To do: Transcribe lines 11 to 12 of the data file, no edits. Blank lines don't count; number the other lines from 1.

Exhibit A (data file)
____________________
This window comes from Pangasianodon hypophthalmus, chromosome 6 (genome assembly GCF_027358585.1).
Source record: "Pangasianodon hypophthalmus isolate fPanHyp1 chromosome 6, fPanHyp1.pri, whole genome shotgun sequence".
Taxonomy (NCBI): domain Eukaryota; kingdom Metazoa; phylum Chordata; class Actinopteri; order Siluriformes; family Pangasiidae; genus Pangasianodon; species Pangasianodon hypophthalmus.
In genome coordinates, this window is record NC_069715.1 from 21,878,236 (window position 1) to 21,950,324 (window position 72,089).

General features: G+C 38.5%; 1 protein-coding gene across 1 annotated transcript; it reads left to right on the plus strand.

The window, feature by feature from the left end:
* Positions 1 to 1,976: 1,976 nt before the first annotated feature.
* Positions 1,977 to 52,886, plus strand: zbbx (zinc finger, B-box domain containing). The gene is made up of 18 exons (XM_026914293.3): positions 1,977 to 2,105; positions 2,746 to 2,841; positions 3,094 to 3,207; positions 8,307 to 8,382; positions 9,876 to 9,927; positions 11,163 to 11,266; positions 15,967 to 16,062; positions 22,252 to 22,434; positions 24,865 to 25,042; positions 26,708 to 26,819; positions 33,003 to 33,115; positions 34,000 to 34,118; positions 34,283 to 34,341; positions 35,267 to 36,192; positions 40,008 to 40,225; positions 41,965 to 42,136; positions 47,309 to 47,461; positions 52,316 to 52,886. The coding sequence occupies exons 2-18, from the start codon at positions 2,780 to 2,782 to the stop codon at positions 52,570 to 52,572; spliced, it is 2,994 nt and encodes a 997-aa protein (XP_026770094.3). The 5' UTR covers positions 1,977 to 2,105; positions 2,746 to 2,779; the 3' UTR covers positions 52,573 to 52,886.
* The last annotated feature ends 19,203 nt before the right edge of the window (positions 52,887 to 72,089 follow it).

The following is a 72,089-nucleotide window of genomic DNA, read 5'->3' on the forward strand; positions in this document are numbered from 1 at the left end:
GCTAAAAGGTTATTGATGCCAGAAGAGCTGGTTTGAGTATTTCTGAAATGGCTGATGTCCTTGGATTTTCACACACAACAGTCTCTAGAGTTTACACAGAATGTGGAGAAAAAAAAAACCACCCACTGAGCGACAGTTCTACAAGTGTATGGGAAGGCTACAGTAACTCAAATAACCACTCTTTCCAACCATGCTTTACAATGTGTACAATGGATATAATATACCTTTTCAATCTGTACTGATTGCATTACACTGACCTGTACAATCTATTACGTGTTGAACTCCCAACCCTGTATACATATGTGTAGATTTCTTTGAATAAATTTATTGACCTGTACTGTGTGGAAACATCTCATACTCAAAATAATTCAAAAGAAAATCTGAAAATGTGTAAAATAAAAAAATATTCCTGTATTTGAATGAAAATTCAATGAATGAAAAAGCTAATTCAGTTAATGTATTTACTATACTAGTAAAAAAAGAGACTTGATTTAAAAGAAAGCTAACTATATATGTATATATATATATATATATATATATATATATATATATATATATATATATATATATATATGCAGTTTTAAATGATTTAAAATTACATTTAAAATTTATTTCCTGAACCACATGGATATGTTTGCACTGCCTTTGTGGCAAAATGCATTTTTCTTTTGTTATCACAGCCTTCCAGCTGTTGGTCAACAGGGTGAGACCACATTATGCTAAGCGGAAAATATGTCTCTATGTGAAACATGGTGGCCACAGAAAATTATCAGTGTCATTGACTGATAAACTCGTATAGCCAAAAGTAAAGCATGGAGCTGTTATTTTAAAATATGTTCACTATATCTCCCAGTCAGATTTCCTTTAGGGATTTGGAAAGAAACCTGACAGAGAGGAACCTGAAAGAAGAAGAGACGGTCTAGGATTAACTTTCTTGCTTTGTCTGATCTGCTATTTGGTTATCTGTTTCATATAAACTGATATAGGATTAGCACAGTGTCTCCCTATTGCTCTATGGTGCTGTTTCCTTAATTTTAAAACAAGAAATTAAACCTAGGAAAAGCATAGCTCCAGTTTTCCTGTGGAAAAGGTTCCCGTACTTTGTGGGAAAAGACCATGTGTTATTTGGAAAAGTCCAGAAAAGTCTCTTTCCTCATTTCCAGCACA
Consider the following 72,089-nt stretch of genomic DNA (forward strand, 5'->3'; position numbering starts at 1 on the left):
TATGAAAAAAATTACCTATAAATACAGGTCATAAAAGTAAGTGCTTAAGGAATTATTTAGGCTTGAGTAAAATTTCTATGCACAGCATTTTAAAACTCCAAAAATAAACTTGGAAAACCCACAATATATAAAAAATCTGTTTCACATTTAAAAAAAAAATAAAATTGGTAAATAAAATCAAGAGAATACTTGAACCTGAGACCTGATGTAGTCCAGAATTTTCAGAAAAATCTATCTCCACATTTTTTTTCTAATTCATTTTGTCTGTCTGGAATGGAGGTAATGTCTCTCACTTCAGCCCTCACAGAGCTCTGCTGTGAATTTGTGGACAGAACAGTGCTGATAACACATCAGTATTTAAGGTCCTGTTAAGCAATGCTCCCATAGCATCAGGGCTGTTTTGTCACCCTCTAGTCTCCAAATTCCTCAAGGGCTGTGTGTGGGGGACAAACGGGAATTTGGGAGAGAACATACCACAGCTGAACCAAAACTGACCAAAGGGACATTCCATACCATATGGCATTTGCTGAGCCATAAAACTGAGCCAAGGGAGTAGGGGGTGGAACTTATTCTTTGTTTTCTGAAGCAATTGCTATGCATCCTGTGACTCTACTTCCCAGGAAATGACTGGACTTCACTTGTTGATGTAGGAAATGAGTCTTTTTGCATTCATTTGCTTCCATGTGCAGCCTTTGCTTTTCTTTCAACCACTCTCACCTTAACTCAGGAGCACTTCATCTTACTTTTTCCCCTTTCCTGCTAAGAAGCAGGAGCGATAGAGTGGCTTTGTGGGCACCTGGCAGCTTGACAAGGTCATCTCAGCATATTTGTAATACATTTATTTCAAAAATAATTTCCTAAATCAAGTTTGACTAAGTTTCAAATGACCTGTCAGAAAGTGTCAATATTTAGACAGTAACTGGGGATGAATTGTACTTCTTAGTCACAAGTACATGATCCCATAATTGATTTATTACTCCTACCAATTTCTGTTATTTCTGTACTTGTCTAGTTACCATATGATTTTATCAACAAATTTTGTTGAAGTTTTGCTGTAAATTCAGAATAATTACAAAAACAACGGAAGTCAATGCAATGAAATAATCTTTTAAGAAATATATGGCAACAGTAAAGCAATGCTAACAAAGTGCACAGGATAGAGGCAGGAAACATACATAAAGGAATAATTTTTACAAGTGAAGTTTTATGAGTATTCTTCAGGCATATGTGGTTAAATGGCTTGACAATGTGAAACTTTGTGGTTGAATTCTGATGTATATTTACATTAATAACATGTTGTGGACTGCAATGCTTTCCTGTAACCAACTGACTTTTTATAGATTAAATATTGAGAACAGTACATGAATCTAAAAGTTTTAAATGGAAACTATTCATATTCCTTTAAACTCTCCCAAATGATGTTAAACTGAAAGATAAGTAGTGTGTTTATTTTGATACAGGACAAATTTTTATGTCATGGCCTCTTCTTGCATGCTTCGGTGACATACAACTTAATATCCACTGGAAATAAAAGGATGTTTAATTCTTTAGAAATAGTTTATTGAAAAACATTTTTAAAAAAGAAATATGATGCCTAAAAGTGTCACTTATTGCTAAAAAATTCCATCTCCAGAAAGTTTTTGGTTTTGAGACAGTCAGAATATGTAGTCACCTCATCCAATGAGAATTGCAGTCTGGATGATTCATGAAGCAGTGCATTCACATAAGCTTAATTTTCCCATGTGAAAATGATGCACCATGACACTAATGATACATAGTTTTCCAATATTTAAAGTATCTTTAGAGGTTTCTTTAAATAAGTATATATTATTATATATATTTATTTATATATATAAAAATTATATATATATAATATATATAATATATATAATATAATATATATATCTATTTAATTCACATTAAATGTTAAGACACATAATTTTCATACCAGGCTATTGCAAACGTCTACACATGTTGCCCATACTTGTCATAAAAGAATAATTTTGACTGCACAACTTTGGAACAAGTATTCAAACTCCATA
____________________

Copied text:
GCTAAAAGGTTATTGATGCCAGAAGAGCTGGTTTGAGTATTTCTGAAATGGCTGATGTCCTTGGATTTTCACACACAACAGTCTCTAGAGTTTACACAGAATGTGGAGAAAAAAAAAACCACCCACTGAGCGACAGTTCTACAAGTGTATGGGAAGGCTACAGTAACTCAAATAACCACTCTTTCCAACCATGCTTTACAATGTGTACAATGGATATAATATACCTTTTCAATCTGTACTGATTGCATTACACTGACCTGTACAATCTATTACGTGTTGAACTCCCAACCCTGTATACATATGTGTAGATTTCTTTGAATAAATTTATTGACCTGTACTGTGTGGAAACATCTCATACTCAAAATAATTCAAAAGAAAATCTGAAAATGTGTAAAATAAAAAAATATTCCTGTATTTGAATGAAAATTCAATGAATGAAAAAGCTAATTCAGTTAATGTATTTACTATACTAGTAAAAAAAGAGACTTGATTTAAAAGAAAGCTAACTATATATGTATATATATATATATATATATATATATATATATATATATATATATATATATATATATATGCAGTTTTAAATGATTTAAAATTACATTTAAAATTTATTTCCTGAACCACATGGATATGTTTGCACTGCCTTTGTGGCAAAATGCATTTTTCTTTTGTTATCACAGCCTTCCAGCTGTTGGTCAACAGGGTGAGACCACATTATGCTAAGCGGAAAATATGTCTCTATGTGAAACATGGTGGCCACAGAAAATTATCAGTGTCATTGACTGATAAACTCGTATAGCCAAAAGTAAAGCATGGAGCTGTTATTTTAAAATATGTTCACTATATCTCCCAGTCAGATTTCCTTTAGGGATTTGGAAAGAAACCTGACAGAGAGGAACCTGAAAGAAGAAGAGACGGTCTAGGATTAACTTTCTTGCTTTGTCTGATCTGCTATTTGGTTATCTGTTTCATATAAACTGATATAGGATTAGCACAGTGTCTCCCTATTGCTCTATGGTGCTGTTTCCTTAATTTTAAAACAAGAAATTAAACCTAGGAAAAGCATAGCTCCAGTTTTCCTGTGGAAAAGGTTCCCGTACTTTGTGGGAAAAGACCATGTGTTATTTGGAAAAGTCCAGAAAAGTCTCTTTCCTCATTTCCAGCACA
Consider the following 72,089-nt stretch of genomic DNA (forward strand, 5'->3'; position numbering starts at 1 on the left):